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Targeting the Dfence industry skills crisis: speech to the Defence Procurement to the ADM Skills Conference.



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THE HON. GREG COMBET MP Parliamentary Secretary for Defence Procurement

www.defence.gov.au

Monday, 8 September 2008 080908

SPEECH BY THE PARLIAMENTARY SECRETARY FOR DEFENCE PROCUREMENT TO THE ADM SKILLS CONFERENCE:

TARGETING THE DEFENCE INDUSTRY SKILLS CRISIS

Adelaide, 8 September 2008

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SPEAKER: The Hon. Greg Combet MP

Thank you very much for inviting me to give the keynote address at your conference.

I was appointed Parliamentary Secretary for Defence Procurement 9 months ago with the specific duties of managing projects of concern (which are over budget and/or behind schedule), overseeing current and future projects,

reforming the DMO and developing skills and industry policy.

I will obviously be focusing on the last task in this speech, but my approach to skills policy has been informed by my involvement in remediating projects of concern and overseeing current and future procurements.

The important message about skills is that if we do not tackle the skills shortage we will not be able to deliver all current projects in a timely way, and the efficient completion of future projects will also be endangered.

Quantum of the Problem

Some of you would have heard me discuss the skills challenge previously. However this address gives me an opportunity to go into some detail about the size of the problem. In my address to the National Press Club last week I announced that on current projections we need to introduce nearly 18,000 new workers into the industry over the next decade. This is just to maintain current levels of local industry content.

It is currently estimated that the defence industry employs 21,300 personnel. This is broken down into 8,600 engineers or other professionals and the remaining 12,700 are tradespeople and production workers. There are a further 10,400 defence industry personnel indirectly employed within Small to Medium Enterprises (SMEs).

Over the last five years, the sector has grown from 19,500 personnel to 21,300. This represents an average growth rate of 2.2% per annum over the past five years. Industry should be congratulated for this achievement;

however there will be a challenge over the next decade.

The DMO estimates that by 2018/19 the core industry workforce will need to number approximately 27,500. However while the workforce only needs net growth of around 6,000, current attrition is running at 6% so the vast majority of the new workforce is required just to replace workers leaving the industry. These assessments are based on a continuation of the recent average productivity growth rate of just less than 1 per cent.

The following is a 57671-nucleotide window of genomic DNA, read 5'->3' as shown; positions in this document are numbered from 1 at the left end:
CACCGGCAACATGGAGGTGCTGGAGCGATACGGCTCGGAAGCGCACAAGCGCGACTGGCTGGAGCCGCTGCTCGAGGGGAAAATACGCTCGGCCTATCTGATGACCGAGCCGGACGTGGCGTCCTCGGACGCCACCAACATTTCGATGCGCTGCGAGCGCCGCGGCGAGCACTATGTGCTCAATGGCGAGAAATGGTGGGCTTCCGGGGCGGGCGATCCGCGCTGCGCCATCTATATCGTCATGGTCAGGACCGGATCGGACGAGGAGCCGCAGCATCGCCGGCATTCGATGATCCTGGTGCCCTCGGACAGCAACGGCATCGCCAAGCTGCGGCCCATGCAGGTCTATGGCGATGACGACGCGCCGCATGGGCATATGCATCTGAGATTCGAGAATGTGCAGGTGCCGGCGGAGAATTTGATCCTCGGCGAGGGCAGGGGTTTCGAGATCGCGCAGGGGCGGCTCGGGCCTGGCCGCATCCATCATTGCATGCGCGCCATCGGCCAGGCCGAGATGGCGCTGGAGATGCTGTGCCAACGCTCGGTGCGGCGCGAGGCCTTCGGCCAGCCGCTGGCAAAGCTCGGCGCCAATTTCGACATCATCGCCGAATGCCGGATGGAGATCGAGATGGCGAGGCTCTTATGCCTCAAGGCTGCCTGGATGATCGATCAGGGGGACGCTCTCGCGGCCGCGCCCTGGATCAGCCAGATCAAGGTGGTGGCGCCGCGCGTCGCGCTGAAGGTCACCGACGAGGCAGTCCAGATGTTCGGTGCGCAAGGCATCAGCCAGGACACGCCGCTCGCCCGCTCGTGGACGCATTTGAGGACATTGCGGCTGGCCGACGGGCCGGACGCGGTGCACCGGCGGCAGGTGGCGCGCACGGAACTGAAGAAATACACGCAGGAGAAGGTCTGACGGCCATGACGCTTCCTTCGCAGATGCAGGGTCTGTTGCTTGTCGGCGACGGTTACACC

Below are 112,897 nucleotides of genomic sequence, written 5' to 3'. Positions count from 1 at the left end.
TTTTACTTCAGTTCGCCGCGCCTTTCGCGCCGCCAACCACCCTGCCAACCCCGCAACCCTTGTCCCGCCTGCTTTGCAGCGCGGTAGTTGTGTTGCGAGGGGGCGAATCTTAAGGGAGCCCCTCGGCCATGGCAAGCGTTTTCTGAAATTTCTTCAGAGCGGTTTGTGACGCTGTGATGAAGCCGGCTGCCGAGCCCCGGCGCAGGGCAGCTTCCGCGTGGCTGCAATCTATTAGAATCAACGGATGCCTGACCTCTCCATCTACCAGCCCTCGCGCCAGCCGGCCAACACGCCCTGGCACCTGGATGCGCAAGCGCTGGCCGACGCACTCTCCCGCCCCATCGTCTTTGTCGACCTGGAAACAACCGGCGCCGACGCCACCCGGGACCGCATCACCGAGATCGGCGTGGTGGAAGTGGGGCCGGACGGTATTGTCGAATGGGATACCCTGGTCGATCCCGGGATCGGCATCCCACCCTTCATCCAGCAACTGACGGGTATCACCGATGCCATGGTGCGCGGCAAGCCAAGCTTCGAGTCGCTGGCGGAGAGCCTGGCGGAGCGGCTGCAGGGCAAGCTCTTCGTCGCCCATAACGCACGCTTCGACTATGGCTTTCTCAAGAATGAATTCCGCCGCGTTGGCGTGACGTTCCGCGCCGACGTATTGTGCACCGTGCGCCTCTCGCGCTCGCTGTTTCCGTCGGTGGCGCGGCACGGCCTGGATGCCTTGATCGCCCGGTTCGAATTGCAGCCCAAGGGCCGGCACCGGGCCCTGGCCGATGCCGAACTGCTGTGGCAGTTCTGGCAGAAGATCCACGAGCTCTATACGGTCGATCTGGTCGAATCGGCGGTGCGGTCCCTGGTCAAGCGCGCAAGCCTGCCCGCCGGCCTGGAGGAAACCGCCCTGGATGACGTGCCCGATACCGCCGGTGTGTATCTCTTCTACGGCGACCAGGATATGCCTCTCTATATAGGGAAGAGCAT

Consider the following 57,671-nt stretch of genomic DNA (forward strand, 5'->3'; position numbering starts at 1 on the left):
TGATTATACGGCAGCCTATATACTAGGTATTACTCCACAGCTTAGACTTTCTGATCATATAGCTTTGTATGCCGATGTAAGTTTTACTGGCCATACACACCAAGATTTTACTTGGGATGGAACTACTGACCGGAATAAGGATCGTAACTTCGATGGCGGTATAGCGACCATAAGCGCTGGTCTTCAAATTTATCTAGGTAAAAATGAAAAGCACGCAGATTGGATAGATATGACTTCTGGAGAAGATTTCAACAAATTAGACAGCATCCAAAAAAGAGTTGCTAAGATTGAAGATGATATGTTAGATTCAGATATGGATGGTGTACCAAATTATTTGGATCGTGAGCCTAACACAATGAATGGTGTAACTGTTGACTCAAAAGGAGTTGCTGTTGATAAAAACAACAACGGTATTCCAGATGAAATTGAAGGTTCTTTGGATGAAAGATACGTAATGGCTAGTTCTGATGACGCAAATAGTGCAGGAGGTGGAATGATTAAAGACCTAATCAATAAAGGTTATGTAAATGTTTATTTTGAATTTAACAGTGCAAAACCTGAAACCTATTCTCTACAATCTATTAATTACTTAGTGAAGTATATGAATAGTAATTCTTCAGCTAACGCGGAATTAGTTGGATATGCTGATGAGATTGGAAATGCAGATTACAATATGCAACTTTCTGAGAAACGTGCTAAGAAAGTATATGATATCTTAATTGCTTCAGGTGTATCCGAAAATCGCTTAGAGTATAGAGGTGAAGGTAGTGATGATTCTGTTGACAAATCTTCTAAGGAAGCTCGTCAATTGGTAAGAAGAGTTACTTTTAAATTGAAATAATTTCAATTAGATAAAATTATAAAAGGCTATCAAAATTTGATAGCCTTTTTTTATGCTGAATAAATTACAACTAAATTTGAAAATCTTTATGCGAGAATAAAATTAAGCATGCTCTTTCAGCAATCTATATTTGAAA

One particular aspect of the skills crisis that I’d like to highlight is the shortage of engineers. As a trained engineer this is very close to my heart.

Unfortunately, more engineers in Australia are leaving the workforce than are joining it. New research by Engineers Australia (EA) shows the number of working engineers in Australia has dropped by about 6,500, more than 2.5 per cent, between 2001 and 2006.

The body representing engineers in Australia predicts 70,000 engineers will retire by 2011. Research from EA in April this year showed the number of engineering graduates was failing to rise with the boom in engineering construction in Australia.

In 1994 there were about 26 engineering graduates per $30 million in constant dollars of engineering construction. The number of graduates has decreased to just 18 per $30 million in 2005.

An Engineers shortage is just one aspect of the much larger shortage in the defence industry. So there is a challenge out there, and that is even before we acknowledge that the national market for skilled labour is very tight and for a lot of the skills we are in direct competition with the mining industry.

Broader Labor Government Skills Agenda

The very tight labour market throughout Australia we are now experiencing is what makes attracting an average of nearly 1,800 workers per year into the defence industry difficult. If there was more labour in the market generally it would be easier to attract people to defence.

The Government recognises therefore that one way to help resolve the crisis in the defence industry is to lift the general supply of skilled workers in the economy.

It was a central theme of our election manifesto and I was particularly proud of Labor’s $19.3 billion commitment to education and training in the last budget.

Key initiatives include: